Being here has also made me think a lot about how people, myself included, think about charity and donating. My family has been involved in charities since I was young, and that’s honestly a lot of the reason I am here. I have also gone with the thought that if I am able to help, I will. But when does charity start to hurt others? This is something I have thought about even at home, where my family serves at a soup kitchen once a month. Every time we go, we also bring toothbrushes, wet wipes, clothes, and other items to give to the men and women. Those are things they need, but are we just encouraging the cycle of homeless by giving them those things instead of forcing them to try to find a job? But also those are things that they need right now, and we can help right now, so shouldn’t we?
Those thoughts and struggles have continued here. As an American, I’m somewhat viewed as someone with money who can come in and just fix everything. But that’s not my job, and I actually can’t fix everything. I’ve struggled with how to give the girls gifts and do things for them that doesn’t enforce for them that Americans will just give them things if they’re cute. But it’s even more than me. There are people connected to the Hogar that are padrinos de ayuda (godparents of help). These people come for the girls’ birthdays and bring presents, usually clothes, stay for about an hour, and then leave. These people are from Bolivia, but I feel like they still enforce that same idea that people will just come and give gifts and then leave. About a month ago, some of the girls were talking to one of the Sisters at night after some of the padrinos had come earlier that day. Sister was lecturing them on how they act when visitors come. Apparently they had arrived, and the girls immediately asked what they had brought them. Sister was telling them that the proper way to greet a visitor is to say hello and ask how they are, not ask what gifts they have brought. Now of course this is something children in the US do as well, but I think it can be more destructive here. These girls expect that people will just come and bring them things. They don’t know their padrinos de ayuda well, and actually usually don’t even know their names. Sister made the decision that the padrinos are not allowed to come for at least a few months, and talked to all the girls about the situation. But this is still something I struggle with. And I don’t have a good answer for it.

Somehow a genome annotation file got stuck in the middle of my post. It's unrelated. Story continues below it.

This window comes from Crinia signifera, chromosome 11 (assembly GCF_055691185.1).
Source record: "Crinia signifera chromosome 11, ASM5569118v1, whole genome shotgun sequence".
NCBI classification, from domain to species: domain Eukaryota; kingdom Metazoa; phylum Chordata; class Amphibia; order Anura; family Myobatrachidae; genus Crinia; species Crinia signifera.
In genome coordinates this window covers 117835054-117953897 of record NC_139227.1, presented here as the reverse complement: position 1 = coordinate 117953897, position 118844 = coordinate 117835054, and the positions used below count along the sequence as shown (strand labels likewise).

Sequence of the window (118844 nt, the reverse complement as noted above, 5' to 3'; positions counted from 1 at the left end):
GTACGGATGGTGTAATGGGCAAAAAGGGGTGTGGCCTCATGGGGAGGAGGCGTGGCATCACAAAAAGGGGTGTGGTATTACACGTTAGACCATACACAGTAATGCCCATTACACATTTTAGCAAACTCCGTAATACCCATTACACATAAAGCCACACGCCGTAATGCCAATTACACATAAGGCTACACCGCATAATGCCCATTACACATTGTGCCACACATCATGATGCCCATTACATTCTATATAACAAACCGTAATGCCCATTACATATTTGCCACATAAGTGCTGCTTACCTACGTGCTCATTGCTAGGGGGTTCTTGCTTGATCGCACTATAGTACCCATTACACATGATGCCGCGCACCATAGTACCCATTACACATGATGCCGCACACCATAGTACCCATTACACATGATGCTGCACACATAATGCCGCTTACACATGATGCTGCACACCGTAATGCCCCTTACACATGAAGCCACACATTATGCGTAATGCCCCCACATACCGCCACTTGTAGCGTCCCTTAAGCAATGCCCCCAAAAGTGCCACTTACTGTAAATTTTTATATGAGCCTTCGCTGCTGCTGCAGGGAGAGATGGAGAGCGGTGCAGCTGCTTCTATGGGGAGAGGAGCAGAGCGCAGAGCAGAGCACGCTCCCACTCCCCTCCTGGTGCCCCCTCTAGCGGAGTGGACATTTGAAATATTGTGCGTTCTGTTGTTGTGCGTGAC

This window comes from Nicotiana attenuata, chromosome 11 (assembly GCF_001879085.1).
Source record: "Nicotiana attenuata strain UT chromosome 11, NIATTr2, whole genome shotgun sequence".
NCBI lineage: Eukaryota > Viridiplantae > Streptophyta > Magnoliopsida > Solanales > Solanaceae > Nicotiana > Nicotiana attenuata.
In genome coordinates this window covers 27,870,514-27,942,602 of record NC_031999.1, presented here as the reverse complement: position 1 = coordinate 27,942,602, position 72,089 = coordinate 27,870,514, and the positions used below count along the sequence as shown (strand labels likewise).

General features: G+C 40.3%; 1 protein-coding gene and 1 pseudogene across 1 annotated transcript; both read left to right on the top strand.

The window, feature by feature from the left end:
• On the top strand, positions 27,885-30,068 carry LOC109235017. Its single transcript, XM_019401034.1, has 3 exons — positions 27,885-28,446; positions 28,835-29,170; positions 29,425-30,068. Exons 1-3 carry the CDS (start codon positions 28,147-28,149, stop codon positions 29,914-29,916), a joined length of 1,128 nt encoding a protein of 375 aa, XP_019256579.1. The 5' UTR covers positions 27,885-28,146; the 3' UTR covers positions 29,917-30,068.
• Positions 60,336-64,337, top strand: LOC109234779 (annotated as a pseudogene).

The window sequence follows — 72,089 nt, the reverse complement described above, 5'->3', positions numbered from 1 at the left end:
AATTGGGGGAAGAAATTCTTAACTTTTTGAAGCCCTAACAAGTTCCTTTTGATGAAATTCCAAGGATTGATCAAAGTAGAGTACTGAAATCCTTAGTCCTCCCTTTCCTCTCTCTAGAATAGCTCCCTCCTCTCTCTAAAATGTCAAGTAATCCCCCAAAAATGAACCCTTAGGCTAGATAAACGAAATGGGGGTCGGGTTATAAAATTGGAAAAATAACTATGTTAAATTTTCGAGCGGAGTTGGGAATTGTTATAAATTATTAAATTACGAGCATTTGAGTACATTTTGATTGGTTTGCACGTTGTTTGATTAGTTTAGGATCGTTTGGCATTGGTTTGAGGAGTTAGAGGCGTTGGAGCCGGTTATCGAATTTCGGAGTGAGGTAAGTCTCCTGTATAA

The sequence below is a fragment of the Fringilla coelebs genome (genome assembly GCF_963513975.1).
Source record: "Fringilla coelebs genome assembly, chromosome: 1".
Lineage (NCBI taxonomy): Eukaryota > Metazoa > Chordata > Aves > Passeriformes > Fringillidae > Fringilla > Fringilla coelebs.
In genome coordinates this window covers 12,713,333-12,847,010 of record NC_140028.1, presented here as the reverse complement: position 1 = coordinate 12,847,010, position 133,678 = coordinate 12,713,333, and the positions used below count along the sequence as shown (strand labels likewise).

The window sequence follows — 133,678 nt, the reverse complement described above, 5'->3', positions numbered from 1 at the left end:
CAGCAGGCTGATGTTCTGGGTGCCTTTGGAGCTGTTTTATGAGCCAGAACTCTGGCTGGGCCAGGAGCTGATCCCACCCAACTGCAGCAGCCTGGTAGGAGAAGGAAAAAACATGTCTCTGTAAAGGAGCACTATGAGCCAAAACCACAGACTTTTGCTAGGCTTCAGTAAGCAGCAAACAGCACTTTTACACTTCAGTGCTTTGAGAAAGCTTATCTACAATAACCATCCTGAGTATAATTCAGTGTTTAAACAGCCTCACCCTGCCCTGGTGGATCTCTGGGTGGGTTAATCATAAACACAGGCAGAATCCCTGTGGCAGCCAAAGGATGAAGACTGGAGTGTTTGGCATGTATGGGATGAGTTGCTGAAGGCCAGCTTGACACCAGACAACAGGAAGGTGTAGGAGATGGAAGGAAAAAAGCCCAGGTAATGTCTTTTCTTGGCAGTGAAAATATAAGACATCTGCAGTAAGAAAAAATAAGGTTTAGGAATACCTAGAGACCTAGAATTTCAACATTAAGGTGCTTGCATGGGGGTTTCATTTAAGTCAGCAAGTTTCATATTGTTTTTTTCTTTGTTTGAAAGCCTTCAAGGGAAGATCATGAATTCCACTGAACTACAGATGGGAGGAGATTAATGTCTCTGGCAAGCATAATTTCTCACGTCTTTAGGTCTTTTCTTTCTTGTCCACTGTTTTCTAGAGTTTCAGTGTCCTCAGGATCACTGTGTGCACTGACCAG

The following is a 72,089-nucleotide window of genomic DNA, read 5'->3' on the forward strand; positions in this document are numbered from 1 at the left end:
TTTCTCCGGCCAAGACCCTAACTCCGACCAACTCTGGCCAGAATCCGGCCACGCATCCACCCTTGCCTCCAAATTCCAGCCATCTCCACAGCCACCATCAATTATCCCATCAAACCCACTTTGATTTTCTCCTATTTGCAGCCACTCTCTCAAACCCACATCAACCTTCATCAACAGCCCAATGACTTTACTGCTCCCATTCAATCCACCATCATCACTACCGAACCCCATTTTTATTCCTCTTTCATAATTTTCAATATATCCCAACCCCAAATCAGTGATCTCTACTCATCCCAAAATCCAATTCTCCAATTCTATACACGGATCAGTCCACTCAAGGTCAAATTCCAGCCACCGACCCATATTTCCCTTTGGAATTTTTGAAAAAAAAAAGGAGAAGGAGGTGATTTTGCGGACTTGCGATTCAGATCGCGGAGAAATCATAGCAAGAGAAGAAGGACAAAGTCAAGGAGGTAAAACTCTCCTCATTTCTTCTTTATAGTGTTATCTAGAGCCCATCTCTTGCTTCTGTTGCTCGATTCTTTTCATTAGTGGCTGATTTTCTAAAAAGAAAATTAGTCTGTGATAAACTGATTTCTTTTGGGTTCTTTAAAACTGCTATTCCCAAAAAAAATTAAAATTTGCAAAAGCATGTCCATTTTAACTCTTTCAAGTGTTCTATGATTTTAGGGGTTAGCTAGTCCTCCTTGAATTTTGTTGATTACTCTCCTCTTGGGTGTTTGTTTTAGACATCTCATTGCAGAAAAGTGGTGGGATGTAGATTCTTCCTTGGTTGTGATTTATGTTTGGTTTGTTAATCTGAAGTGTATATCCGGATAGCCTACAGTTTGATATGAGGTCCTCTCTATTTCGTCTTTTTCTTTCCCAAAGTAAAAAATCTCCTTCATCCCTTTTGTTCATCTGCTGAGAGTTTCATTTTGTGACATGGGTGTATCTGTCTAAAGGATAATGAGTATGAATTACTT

There are definitely a lot more things at play than I thought there would be coming into this. And I’m thankful I am happy and feel at home here, but with that comes more questions and struggles of how to do what’s best for the girls and love them in the best way. For anyone reading this, I want you to know that I don’t have any answers, and I am not at all discouraging you from giving to charity. My questions and struggles are something I have thought about, and I encourage you to do the same and try to come to your own conclusion on the matter.
As we move into the season of Lent this week, I ask that you keep myself, my community, the Sisters, and the girls in your prayers. Please know I am praying for all of you as well. Thank you for reading and reflecting with me. God bless!